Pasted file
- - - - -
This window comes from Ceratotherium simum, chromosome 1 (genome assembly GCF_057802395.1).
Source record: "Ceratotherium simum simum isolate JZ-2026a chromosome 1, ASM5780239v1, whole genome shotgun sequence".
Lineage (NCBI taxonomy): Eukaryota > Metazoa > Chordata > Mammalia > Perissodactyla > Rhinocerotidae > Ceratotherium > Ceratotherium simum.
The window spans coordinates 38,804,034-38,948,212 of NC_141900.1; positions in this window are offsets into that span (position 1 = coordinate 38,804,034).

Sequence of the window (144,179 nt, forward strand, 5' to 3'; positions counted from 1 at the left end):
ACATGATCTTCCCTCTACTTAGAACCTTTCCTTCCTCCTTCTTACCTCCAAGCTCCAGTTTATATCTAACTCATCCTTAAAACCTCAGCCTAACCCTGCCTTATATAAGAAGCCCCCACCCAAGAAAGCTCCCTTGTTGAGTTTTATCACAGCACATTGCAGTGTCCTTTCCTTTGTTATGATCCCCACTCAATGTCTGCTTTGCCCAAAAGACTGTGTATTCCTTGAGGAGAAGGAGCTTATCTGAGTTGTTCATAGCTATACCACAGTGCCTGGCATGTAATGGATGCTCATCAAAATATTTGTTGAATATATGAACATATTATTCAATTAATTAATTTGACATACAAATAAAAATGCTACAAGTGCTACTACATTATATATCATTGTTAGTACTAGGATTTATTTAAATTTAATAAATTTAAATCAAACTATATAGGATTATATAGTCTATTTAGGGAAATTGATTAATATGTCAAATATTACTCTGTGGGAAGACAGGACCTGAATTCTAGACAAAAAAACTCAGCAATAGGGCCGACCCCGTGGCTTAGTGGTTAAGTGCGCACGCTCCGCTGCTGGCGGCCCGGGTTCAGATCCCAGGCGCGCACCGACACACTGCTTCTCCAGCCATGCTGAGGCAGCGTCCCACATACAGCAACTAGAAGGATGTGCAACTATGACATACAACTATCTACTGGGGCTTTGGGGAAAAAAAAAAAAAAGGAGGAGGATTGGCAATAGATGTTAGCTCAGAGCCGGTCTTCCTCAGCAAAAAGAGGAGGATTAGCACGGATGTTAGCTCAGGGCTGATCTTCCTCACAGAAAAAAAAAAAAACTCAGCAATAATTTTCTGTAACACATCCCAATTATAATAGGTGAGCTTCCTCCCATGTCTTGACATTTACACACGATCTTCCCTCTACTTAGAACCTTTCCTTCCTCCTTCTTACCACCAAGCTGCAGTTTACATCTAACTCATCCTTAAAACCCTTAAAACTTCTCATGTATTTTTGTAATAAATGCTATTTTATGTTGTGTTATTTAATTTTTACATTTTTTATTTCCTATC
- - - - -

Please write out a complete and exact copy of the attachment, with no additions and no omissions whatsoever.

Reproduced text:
This window comes from Ceratotherium simum, chromosome 1 (genome assembly GCF_057802395.1).
Source record: "Ceratotherium simum simum isolate JZ-2026a chromosome 1, ASM5780239v1, whole genome shotgun sequence".
Lineage (NCBI taxonomy): Eukaryota > Metazoa > Chordata > Mammalia > Perissodactyla > Rhinocerotidae > Ceratotherium > Ceratotherium simum.
The window spans coordinates 38,804,034-38,948,212 of NC_141900.1; positions in this window are offsets into that span (position 1 = coordinate 38,804,034).

Sequence of the window (144,179 nt, forward strand, 5' to 3'; positions counted from 1 at the left end):
ACATGATCTTCCCTCTACTTAGAACCTTTCCTTCCTCCTTCTTACCTCCAAGCTCCAGTTTATATCTAACTCATCCTTAAAACCTCAGCCTAACCCTGCCTTATATAAGAAGCCCCCACCCAAGAAAGCTCCCTTGTTGAGTTTTATCACAGCACATTGCAGTGTCCTTTCCTTTGTTATGATCCCCACTCAATGTCTGCTTTGCCCAAAAGACTGTGTATTCCTTGAGGAGAAGGAGCTTATCTGAGTTGTTCATAGCTATACCACAGTGCCTGGCATGTAATGGATGCTCATCAAAATATTTGTTGAATATATGAACATATTATTCAATTAATTAATTTGACATACAAATAAAAATGCTACAAGTGCTACTACATTATATATCATTGTTAGTACTAGGATTTATTTAAATTTAATAAATTTAAATCAAACTATATAGGATTATATAGTCTATTTAGGGAAATTGATTAATATGTCAAATATTACTCTGTGGGAAGACAGGACCTGAATTCTAGACAAAAAAACTCAGCAATAGGGCCGACCCCGTGGCTTAGTGGTTAAGTGCGCACGCTCCGCTGCTGGCGGCCCGGGTTCAGATCCCAGGCGCGCACCGACACACTGCTTCTCCAGCCATGCTGAGGCAGCGTCCCACATACAGCAACTAGAAGGATGTGCAACTATGACATACAACTATCTACTGGGGCTTTGGGGAAAAAAAAAAAAAAGGAGGAGGATTGGCAATAGATGTTAGCTCAGAGCCGGTCTTCCTCAGCAAAAAGAGGAGGATTAGCACGGATGTTAGCTCAGGGCTGATCTTCCTCACAGAAAAAAAAAAAAACTCAGCAATAATTTTCTGTAACACATCCCAATTATAATAGGTGAGCTTCCTCCCATGTCTTGACATTTACACACGATCTTCCCTCTACTTAGAACCTTTCCTTCCTCCTTCTTACCACCAAGCTGCAGTTTACATCTAACTCATCCTTAAAACCCTTAAAACTTCTCATGTATTTTTGTAATAAATGCTATTTTATGTTGTGTTATTTAATTTTTACATTTTTTATTTCCTATC